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“Property of the Estate” May Include Life Insurance Proceeds

June 2nd, 2017 at 7:00 am

The 180-day rule applies to life insurance proceeds in a Chapter 7 case. But life insurance proceeds are often exempt, or protected. 


Last time, we explained the 180-day rule about inheritances. If within 180 days after you file bankruptcy you “acquire or become entitled to acquire” an inheritance, then the property being inherited is “property of your bankruptcy estate.” It’s counted as if it was your property at the time you filed, even though it wasn’t.  (See Section 541(a)(5)(A) of the Bankruptcy Code.)

That means to whatever extent the inherited property isn’t covered by a property exemption, or protected some other way, the Chapter 7 trustee can take and liquidate it to pay your creditors.

That 180-day rule also applies to life insurance proceeds, our topic today. (See Section 541(a)(5)(C) of the Bankruptcy Code.)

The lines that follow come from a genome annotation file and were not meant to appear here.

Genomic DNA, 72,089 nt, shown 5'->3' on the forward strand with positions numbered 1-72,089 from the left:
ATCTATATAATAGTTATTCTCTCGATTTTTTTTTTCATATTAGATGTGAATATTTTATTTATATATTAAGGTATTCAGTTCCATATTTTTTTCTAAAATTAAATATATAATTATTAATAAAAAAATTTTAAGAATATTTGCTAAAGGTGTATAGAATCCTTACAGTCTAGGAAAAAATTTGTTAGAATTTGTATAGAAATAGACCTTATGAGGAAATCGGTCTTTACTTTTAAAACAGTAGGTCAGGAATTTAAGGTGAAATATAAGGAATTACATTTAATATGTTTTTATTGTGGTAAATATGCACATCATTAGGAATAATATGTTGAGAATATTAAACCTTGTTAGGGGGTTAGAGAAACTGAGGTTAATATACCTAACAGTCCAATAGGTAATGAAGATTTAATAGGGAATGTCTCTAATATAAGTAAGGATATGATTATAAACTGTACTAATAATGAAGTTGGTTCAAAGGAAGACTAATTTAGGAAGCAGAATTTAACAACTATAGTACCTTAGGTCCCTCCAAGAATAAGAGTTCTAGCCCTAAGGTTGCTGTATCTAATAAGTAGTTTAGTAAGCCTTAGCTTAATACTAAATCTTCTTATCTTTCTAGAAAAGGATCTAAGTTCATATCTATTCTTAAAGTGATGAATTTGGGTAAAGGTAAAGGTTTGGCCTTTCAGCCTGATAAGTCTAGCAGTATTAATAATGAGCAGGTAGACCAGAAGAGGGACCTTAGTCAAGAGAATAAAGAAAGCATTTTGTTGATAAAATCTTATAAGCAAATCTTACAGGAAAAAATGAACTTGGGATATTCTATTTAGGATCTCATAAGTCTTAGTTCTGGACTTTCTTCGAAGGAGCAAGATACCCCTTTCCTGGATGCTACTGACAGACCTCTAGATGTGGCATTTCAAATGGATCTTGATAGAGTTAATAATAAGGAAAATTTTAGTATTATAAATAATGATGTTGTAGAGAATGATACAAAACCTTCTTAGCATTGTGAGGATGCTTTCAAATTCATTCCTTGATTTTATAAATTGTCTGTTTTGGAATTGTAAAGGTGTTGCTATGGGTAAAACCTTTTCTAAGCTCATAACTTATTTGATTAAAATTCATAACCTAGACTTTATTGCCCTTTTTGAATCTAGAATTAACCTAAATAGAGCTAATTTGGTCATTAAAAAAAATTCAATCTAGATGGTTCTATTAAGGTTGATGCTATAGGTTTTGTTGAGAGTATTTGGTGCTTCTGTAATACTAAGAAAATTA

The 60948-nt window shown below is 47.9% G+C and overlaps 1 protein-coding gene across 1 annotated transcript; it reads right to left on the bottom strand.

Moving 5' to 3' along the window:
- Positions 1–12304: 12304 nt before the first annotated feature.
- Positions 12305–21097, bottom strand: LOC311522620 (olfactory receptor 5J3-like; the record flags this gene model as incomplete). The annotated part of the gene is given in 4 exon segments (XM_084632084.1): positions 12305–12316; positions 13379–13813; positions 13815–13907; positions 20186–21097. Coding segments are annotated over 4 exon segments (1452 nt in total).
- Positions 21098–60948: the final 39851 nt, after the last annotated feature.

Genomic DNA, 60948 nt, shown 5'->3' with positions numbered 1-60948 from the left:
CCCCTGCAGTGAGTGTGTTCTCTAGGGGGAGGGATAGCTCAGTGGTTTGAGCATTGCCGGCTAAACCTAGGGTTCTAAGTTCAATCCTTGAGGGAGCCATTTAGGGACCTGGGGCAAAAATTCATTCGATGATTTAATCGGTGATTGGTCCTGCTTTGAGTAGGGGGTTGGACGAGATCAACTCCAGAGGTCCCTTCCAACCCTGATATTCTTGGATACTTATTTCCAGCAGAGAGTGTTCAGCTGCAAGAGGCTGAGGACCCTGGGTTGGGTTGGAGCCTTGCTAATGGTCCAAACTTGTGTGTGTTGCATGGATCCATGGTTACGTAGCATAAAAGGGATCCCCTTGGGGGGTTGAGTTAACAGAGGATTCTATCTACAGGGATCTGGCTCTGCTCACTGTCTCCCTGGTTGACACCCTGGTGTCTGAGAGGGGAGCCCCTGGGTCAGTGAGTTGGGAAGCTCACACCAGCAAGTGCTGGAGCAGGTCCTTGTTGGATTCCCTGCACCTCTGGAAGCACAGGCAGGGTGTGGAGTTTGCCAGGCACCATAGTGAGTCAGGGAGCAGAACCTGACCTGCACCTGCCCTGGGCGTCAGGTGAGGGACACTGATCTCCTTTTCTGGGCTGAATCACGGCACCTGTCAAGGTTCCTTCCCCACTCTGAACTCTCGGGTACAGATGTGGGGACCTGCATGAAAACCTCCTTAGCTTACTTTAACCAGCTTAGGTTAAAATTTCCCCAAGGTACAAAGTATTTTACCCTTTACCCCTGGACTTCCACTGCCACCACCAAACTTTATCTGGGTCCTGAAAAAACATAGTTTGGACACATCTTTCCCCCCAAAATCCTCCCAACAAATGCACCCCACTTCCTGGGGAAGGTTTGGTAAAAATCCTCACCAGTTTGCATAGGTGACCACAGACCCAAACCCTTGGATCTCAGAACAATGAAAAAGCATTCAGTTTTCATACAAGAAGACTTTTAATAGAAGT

“Property Exemptions”

Most—but by no means all—people who file Chapter 7 “straight bankruptcy” can keep everything they own. That’s because everything they own fits within “property exemptions. These are protected categories of property, usually—but not always—with specific maximum value amounts.

For example, you may have available a vehicle exemption of $5,000. This allows you to keep a vehicle if it is worth no more than that. Or if you owe on the vehicle, you can have up to that much in equity (its value minus the debt).

Property exemptions can get complicated. There are often “wildcard’ exemptions that you can use on anything. Exemptions are often double the usual amount if you file a joint case with your spouse—but not necessarily. It’s not always clear what property fits within a particular exemption. Coming up with the value of your property isn’t always easy. Also, each state has its own set of exemptions, and these can be wildly different, even in adjoining states. In 19 states you can choose between that state’s exemptions or a set of federal ones. In the rest you must use the state’s exemptions. And you have to live in a state for a certain length of time or else you have to use what’s available in a prior state.